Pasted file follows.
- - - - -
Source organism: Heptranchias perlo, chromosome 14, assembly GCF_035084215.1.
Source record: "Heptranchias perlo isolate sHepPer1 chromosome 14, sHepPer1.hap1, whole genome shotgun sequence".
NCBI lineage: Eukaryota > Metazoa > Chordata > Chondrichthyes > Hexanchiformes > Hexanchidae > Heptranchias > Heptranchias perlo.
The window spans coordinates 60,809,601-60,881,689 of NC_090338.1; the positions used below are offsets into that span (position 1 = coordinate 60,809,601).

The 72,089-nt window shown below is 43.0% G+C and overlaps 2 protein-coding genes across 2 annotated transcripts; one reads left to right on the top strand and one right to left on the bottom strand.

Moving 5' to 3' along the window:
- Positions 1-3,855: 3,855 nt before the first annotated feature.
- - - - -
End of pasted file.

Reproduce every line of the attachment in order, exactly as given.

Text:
Source organism: Heptranchias perlo, chromosome 14, assembly GCF_035084215.1.
Source record: "Heptranchias perlo isolate sHepPer1 chromosome 14, sHepPer1.hap1, whole genome shotgun sequence".
NCBI lineage: Eukaryota > Metazoa > Chordata > Chondrichthyes > Hexanchiformes > Hexanchidae > Heptranchias > Heptranchias perlo.
The window spans coordinates 60,809,601-60,881,689 of NC_090338.1; the positions used below are offsets into that span (position 1 = coordinate 60,809,601).

The 72,089-nt window shown below is 43.0% G+C and overlaps 2 protein-coding genes across 2 annotated transcripts; one reads left to right on the top strand and one right to left on the bottom strand.

Moving 5' to 3' along the window:
- Positions 1-3,855: 3,855 nt before the first annotated feature.